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Mental health promotion partly involves focusing on those strengthening factors known to protect mental health and those reducing factors known to increase risk of mental illness (Department of Health: UK, 2001). Critically discuss.

Mental health promotion partly involves focusing on those strengthening factors known to protect mental health and those reducing factors known to increase risk of mental illness (Department of Health: UK, 2001). Critically discuss.

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An essay for the 2012 Undergraduate Awards Competition by Sinead Fallon. Originally submitted for Youth and Family Studies at None, with lecturer Tom O Grady in the category of Social Studies
An essay for the 2012 Undergraduate Awards Competition by Sinead Fallon. Originally submitted for Youth and Family Studies at None, with lecturer Tom O Grady in the category of Social Studies

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Published by: Undergraduate Awards on Aug 30, 2012
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10/27/2013

 
Mental health promotion partly involves focusing on those strengthening factorsknown to protect mental health and those reducing factors known to increase risk of mental illness (Department of Health: UK, 2001). Critically discuss.
 Abstract 
The paper sets out to explore the validity of the argument that strengthening factors protect mental health and reducing factors increase risk of mental illness. Consulting withthe most relevant literature, including that of the World Health Organisation,Departments of Health in Ireland and internationally and a host of academic researchers.The most recurring strengthening and reducing factors are identified. Mental health is notdefined as the absence of mental ill health, as it is quite possible for individuals withmental illnesses to be mentally healthy on any given day. Mental health promotion on theother hand is a process which when enacted will strengthen resilience and reduce possiblerisks to mental health. The most recurring risk factor across the literature and one of themost stressful life situations that individuals deal with on a daily basis is poverty. Gendeis the second most common risk factor found in literature. It plays an important role insusceptibility to mental illness; men are four times more likely to commit suicide andwomen Para suicide women are at greatly increased risk of depression and anxiety andeating disorders. How men and women deal with their emotions was also found to besignificant in the case of gender. Major life events are a cross cultural, cross class risk that exist, events such as bereavement, job loss, illness, child birth, empty nest syndromeetc. can affect the mental resilience of an individual causing them to temporarily or  permanently fall into a state of mental ill health. Early life experience and morespecifically effective parenting (or lack of) of young children is also identified as a risk factor for mental illness. On the opposite side of risk factors are the protective factors,these are the scaffolding that help reinforce our internal resilience and protect us in timesof difficulty and distress, these are arguably why when two people faced with equalchallenges and difficulties in life, one man struggles and the other flourishes. Some of the protective factors recurring in the literature are empowerment, ethnic minorities’integration, positive interpersonal interactions, social participation, social responsibilityand tolerance, social services, social support and community network, social skills,family harmony, positive school climate, positive life events in childhood and attachmentto and networks within the community. Finally five examples of mental health promotionintervention programmes aimed at increasing protective and reducing risk factors areidentified. Examining a programme under each of the five key areas for action set out inW.H.O.’s Ottawa Charter for Health Promotion, building healthy public policy,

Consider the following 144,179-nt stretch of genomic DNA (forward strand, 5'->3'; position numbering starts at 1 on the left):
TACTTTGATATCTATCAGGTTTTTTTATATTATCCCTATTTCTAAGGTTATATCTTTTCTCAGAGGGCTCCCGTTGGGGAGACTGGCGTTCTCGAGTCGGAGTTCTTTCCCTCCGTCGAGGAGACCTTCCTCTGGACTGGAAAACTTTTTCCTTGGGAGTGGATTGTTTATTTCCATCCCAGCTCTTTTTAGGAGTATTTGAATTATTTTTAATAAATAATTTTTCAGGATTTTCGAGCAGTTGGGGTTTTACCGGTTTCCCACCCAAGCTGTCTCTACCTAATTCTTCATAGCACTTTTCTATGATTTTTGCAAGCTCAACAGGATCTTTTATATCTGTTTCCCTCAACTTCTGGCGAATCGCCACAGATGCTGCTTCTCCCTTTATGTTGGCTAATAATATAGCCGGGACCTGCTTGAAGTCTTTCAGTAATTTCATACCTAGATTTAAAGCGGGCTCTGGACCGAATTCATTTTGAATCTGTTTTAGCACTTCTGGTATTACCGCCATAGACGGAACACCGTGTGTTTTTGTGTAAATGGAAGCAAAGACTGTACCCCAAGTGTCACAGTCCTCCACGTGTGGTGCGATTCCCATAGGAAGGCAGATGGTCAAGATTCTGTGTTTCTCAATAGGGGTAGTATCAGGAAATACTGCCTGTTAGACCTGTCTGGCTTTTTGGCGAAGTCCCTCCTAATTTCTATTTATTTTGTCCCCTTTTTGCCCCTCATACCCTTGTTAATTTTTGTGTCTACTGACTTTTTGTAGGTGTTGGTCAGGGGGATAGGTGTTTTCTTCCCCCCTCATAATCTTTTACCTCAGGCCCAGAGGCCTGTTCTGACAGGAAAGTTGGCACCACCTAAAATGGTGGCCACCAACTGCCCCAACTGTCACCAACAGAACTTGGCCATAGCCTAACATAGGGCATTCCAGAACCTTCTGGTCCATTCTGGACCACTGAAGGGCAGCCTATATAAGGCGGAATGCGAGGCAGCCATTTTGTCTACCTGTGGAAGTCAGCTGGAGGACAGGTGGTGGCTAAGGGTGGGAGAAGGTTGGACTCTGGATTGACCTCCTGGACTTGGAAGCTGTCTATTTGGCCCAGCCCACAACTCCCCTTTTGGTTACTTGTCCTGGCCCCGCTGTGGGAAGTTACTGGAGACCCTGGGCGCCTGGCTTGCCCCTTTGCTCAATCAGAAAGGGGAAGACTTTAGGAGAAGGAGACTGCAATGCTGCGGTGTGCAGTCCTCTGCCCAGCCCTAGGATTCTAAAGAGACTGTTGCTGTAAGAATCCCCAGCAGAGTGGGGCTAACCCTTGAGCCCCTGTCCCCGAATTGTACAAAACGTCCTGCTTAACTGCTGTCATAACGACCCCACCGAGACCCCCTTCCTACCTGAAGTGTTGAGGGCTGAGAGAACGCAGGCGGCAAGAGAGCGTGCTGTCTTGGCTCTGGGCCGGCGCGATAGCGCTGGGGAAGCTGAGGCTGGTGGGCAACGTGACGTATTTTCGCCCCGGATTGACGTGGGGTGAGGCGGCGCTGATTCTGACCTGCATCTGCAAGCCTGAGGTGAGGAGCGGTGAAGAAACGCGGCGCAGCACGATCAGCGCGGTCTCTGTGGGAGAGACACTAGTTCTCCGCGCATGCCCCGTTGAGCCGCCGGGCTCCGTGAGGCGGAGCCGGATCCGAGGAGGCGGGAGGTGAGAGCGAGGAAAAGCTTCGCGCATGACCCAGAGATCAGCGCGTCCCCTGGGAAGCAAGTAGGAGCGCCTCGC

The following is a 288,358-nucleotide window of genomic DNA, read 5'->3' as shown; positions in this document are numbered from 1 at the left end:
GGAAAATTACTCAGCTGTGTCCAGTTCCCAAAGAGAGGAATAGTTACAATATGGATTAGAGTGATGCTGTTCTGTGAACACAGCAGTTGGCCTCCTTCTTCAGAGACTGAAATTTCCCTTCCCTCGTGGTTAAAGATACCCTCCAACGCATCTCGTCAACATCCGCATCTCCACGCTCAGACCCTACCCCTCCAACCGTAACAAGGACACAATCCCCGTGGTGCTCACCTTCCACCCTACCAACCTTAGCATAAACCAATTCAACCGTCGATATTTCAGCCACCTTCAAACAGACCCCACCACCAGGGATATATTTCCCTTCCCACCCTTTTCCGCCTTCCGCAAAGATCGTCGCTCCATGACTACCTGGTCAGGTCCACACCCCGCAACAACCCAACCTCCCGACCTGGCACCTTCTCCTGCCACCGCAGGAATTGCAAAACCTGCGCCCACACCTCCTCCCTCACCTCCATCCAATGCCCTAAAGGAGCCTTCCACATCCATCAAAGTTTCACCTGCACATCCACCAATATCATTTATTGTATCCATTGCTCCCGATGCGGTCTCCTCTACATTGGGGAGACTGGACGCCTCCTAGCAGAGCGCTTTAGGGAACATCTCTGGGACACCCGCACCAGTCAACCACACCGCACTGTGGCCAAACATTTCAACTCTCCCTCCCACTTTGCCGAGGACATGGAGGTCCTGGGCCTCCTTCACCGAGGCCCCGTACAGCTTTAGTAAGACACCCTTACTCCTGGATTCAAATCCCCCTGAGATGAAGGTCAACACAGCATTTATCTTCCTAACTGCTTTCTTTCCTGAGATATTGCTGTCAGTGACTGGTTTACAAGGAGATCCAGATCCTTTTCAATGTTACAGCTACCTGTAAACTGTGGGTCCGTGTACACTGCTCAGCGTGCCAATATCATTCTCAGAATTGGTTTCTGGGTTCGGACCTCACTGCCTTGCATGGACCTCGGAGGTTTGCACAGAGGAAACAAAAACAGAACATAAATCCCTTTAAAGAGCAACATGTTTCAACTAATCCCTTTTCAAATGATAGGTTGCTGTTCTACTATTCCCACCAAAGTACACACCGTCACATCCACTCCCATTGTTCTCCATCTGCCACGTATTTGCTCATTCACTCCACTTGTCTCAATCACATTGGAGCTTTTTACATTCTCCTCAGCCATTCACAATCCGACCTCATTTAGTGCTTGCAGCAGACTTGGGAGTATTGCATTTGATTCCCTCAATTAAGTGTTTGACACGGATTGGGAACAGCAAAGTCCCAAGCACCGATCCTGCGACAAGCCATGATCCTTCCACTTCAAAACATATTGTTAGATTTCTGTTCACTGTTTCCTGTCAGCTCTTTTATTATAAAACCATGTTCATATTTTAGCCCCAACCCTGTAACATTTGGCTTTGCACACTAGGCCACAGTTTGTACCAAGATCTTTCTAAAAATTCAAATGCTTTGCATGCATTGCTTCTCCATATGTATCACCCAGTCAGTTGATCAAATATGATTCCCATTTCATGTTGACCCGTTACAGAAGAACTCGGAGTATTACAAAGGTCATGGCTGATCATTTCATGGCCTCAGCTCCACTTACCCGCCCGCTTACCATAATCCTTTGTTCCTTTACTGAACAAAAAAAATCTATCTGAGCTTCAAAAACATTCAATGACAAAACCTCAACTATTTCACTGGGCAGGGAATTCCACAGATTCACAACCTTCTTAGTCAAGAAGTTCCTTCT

creatingsupportive environments, strengthening community action, developing personal skills andreorienting the health service. These examples were chosen from current research for their excellence in the field and as exemplary instances of each of the five key areas for action of the Ottawa Charter.
 
 Mental health promotion partly involves focusing on those strengthening factors knownto protect mental health and those reducing factors known to increase risk of mental illness (Department of Health: UK, 2001). Critically discuss.